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A subsidiary of Chinese investment firm Hotyork Investment Group has reportedly purchased automaker De Tomaso.
The Italian automaker was recently revived thanks to the work of former Fiat CEO Gianmario Rossignolo back in 2009, but quickly ran into financial problems trying to launch three new vehicles.
There aren’t many details being released at the moment and no official statement has been made, but Qiu Kunjian recently said, “We closely considered the business plan and we believe in the opportunity to develop all the valuable potential of the company. We are working to finalize the last details and implement the agreement in the coming of days.”
De Tomaso has a promising future if their three new models make it to market. Currently in the works is a new sedan, crossover, and successor to the Pantera.
Should this come to be, we’ll be especially excited to see a morden Pantera hitting the road. For those who don’t remember, when it was produced, the Pantera was a marriage between American muscle and Italian style that used a Ford 5.8-liter V8, but looked very Italian.
De Tomaso is planning to show a new Pantera, one of the most legendary cars ever built, at the Frankfurt Auto Show. Will it live up to the original’s badass demeanor?
Sticking to tradition, the new Pantera will feature American power with a Corvette V8, in the middle somewhere. With a curb weight of 2,645 pounds and more than 600 horsepower, the new Pantera should move like cowboys from hell. De Tomaso is banking on sales of the Deauville crossover—apparently somebody actually paid real currency for one—to fund development of the primal concrete sledge.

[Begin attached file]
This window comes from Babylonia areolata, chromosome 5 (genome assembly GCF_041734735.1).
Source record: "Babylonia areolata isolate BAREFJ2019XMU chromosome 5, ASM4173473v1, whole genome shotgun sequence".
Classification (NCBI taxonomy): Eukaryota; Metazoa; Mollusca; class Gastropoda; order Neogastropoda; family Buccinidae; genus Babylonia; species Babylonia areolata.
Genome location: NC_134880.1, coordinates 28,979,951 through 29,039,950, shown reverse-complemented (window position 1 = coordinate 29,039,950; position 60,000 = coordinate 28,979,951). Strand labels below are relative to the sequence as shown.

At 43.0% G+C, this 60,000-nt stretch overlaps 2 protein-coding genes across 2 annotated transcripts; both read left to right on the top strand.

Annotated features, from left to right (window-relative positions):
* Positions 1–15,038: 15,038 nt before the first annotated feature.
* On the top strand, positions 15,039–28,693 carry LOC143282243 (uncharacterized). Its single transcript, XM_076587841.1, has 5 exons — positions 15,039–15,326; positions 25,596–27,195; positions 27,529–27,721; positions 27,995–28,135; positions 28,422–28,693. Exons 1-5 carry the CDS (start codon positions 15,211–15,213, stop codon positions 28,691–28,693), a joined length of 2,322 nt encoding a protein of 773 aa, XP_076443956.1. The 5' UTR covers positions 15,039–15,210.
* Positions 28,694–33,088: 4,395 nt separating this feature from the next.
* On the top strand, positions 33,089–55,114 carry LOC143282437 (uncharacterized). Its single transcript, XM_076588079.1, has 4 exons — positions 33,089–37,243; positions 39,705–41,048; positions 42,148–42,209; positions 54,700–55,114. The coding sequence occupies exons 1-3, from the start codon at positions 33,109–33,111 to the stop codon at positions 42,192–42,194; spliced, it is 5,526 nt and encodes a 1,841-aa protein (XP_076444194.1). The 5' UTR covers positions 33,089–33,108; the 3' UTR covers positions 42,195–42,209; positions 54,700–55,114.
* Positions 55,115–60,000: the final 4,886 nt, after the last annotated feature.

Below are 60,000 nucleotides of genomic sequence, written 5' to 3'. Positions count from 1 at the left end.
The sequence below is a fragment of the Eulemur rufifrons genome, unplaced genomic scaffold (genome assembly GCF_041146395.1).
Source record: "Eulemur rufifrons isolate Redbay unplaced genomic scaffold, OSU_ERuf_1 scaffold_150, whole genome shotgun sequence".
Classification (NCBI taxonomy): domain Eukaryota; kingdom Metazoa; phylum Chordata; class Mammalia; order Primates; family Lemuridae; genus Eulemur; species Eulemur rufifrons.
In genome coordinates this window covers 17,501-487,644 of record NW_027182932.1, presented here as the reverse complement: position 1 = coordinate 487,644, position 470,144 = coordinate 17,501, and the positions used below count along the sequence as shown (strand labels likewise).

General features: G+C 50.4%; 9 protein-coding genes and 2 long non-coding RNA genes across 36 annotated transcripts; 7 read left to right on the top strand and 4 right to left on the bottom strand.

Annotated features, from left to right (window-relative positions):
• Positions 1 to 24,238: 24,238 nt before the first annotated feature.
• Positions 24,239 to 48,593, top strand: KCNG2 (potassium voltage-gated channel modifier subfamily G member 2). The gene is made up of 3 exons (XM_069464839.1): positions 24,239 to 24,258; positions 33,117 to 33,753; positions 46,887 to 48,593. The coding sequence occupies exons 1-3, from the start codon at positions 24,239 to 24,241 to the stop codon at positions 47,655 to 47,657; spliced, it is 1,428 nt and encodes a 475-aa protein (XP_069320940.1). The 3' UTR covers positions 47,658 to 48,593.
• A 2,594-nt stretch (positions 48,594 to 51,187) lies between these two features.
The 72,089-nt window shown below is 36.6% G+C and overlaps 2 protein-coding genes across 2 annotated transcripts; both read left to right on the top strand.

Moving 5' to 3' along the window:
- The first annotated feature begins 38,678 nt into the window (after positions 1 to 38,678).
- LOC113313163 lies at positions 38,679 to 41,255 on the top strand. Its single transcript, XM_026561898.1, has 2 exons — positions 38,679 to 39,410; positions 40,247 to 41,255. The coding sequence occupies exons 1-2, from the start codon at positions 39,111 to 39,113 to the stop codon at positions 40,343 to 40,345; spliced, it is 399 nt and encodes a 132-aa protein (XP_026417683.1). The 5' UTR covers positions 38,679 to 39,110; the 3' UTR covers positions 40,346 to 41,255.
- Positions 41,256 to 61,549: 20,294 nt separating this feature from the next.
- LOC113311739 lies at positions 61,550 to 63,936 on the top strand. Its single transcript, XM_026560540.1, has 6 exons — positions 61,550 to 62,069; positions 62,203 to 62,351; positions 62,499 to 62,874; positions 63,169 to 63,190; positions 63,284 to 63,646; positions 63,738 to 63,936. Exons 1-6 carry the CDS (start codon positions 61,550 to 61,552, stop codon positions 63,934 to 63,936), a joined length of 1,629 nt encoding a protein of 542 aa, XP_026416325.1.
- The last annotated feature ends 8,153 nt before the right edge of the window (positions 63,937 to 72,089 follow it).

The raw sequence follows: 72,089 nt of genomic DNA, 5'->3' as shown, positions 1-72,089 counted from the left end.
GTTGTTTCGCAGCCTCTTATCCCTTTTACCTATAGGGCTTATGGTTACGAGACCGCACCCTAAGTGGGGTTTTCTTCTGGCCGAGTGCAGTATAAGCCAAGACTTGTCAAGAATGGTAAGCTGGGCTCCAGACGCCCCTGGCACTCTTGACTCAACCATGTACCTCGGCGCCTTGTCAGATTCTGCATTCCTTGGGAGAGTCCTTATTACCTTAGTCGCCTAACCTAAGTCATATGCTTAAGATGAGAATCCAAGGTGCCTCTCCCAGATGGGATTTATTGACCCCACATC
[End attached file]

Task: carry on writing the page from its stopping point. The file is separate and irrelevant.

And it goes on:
Of course one of the Pantera’s most famous owners, a legend befitting a legend, was Elvis. So will the next Pantera be more young Elvis, scandalous and sexy, or Vegas-era Elvis, gaudy and bloated? We hope it’ll be “Hound Dog” and not “Viva Las Vegas,” but judging by its last efforts, we may start booking shows at the Hilton.
[Sources: Autoblog, Carstyling.ru]
The legendary De Tomaso Pantera will be set to return in November of this year, a much-anticipated product after the disappointing Deauville (formerly SLC) introduced at the Geneva Auto Show last week.
The Pantera is the second part of the De Tomaso revival, and there isn’t much known about it yet—other than the fact that it will be shown at the Los Angeles Auto Show in November, almost exactly 40 years after the original’s debut. With the Avenger-looking “are they actually going to sell that?” Deauville paving the way, it won’t be hard to top—but the original Pantera has some reputation as being the Keith Moon of crazy 70s supercar wedges, and there’s a lot resting on its heavy metal nameplate.
After all, it was good enough for Elvis.
[Sources: PistonHeads, Wikipedia]
De Tomaso is back! But not with the Pantera, arguably the company’s most legendary model. No, the troubled Italian company, constantly flirting with bankruptcy and liquidation and angry customers, has introduced for Geneva the SLC, a Pininfarina-designed crossover in the mold of the BMW 5-Series GT.
Unfortunately, the overall effort is underwhelming; the oddly-proportioned car has a gaping mouth, de rigueur of so many modern cars, the rear end of a Dodge Avenger, and the side profile cachet of your neighbor’s Lexus IS. It’s certainly not compelling enough to make us excited for the revival of a company that gave us the Mangusta, the box-flared Longchamp, and Elvis’s bullet-ridden Pantera.
The “Sports Luxury Car,” as it’s imaginatively called for now, will sport three engines: a V6 diesel, a 300-horsepower V6, and a high performance V8 with 500+ horsepower. At that rate, it should be able to outrun its own looks.
Ultimately, the company wants to find 3000 buyers per year for the SLC, at $135,000 to $175,000 when it goes on sale at the end of this year. We wish them well, because sales of the SLC will fund the development of a more traditional sedan and a coupe–which will then bring back the De Tomaso we remember so fondly.
[Source: Car Advice]